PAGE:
That extra debt means the government has less ammo to fight future crises. It also creates an enormous burden on future generations. Meanwhile, the beneficiaries of all this extra debt are not the voters but foreign nationals.


You can see this at work after the financial crisis. Even at the height of the Global Financial Crisis in 2008, The UK and US saw enormous numbers of immigrants arrive, particularly from troubled economies like Greece and Romania. Both the UK and US took on more debt than these other economies. In effect we bailed out the unemployed in other countries by burdening our children and grandchildren with debt.


This is not a good result for those troubled economies either. Rather than facing pressure to complete much needed structural reforms that would solve their unemployment crises and create decent job opportunities, they simply outsource the problem to countries like the UK.


The perfect illustration of this phenomenon are these graphs showing UK net migration and the explosion in UK public sector debt. Both of them began to take off at the same time – around 2001.


It is no coincidence. Imagine a hypothetical mature economy where everyone earns a wage and spends it, but with no debt. Money simply circulates round and there is no excess demand for labour. However, if you introduce growing debt into the equation, you create an excess demand. This is what the UK is doing. It borrows more money each year, creating excess demand, which creates the illusion that we ‘need’ more labour. The labour itself suppresses employment and wages, leading to excessively loose fiscal and monetary policy, and yet more debt.

Thus, as illustrated below we are caught in a dangerous self-reinforcing cycle of excess immigration driving excess borrowing and vice-versa:





When Job Creation Becomes Damaging


Not only is debt-fuelled job creation unsustainable, it can also be damaging to economic growth and resilience. The government, in other words, is creating jobs it does not really need doing with money it does not need to borrow.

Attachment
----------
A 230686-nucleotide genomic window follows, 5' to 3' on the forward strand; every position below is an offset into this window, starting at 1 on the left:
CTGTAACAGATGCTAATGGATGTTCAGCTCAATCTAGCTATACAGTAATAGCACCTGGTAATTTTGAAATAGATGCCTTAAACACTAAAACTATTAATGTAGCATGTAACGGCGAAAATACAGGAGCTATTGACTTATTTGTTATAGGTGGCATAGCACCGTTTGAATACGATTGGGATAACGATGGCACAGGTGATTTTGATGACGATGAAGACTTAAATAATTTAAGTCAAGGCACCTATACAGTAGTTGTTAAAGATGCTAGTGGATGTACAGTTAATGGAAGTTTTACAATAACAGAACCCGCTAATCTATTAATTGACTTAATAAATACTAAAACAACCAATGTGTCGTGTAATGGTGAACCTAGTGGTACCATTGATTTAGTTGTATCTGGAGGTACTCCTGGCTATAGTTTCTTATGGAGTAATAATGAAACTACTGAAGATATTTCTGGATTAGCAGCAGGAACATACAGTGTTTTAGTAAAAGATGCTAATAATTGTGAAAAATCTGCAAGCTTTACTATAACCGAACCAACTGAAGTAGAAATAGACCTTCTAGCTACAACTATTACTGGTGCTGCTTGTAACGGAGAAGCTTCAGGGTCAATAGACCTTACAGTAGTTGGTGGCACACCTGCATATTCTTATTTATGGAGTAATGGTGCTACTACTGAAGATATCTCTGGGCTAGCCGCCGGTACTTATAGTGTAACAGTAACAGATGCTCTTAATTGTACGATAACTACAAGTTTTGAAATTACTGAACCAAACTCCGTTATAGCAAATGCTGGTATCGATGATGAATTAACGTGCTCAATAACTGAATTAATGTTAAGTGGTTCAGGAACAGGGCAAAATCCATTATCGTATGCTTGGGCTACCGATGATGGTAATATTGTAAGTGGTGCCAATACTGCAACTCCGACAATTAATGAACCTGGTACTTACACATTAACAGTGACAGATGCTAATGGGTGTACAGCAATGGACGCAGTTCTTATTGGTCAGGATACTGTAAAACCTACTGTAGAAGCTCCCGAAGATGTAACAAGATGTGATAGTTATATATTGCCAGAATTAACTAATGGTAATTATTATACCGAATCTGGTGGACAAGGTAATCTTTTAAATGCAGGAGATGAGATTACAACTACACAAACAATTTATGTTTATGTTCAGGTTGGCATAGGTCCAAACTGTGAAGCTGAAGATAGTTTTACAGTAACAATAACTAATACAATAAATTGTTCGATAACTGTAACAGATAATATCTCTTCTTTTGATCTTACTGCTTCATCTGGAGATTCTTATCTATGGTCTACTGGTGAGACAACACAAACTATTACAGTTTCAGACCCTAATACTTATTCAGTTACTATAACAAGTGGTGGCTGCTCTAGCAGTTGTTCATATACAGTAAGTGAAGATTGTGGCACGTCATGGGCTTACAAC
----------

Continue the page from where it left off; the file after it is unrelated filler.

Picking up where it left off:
These extra non-jobs tend to be middle-manager / bureaucrat roles, bringing nothing but excess regulation and complexity, as is illustrated by the government’s recent handling of excepting key workers from the “Pingdemic.” Rather than just exempting organisations whose business is essential work, each employer has to read fill in pages of paperwork for every single employee they want to exempt ad apply to one of eight departments! This has been roundly criticised as pointlessly bureaucratic, while worsening shortages and key supply chains.[iv]

Bureaucratic excess also makes society less good at handling crises. The extra layers of management make us slower to spot problems, slower to respond to them, and less able to adapt our contingency plans as thing unfold. This is the subject of Niall Ferguson’s recent book, Doom: The Politics of Catastrophe.[v]



Summary – The Inextricable Link Between Mass Migration and Unsustainable Debt


· Mass immigration is both a symptom and a cause of the UK’s consumption of excessive debt.

· It is this excessive and unsustainable debt that creates the demand for labour, and the illusion that we need ever more migrant workers.

· Simultaneously, immigration suppresses employment opportunities for UK nationals and suppresses wage inflation, itself leading to excessive borrowing and damaging monetary policy decisions. In the long-term, this leads to asset price bubbles and financial crises.

· We are caught in a dangerous self-reinforcing cycle of excess immigration and excess borrowing. Both are politically unpopular.

· Slashing immigration would help break the cycle and rebalance the books.

· This would be great news for the long-term future and sustainability of our country.

· Future immigration numbers should be set with regard to monetary and fiscal policy. Net positive immigration should only be occurring during phases when fiscal and monetary policy have been tightened, and employment is still tight.

[1] House of Lords - Quantitative easing: a dangerous addiction? - Economic Affairs Committee (parliament.uk) [i] Let more workers in to ease staff shortages, says government adviser (telegraph.co.uk) [ii] Roughly £31k, according to the ONS. [iii] https://www.valuewalk.com/infinite-money-destroying-civil-liberties/ https://www.valuewalk.com/endless-qe-covid-blew-hole-central-bank-policy/ [iv] Weekly Briefing: The business of isolation - CapX [v] Doom: The Politics of Catastrophe (penguin.co.uk)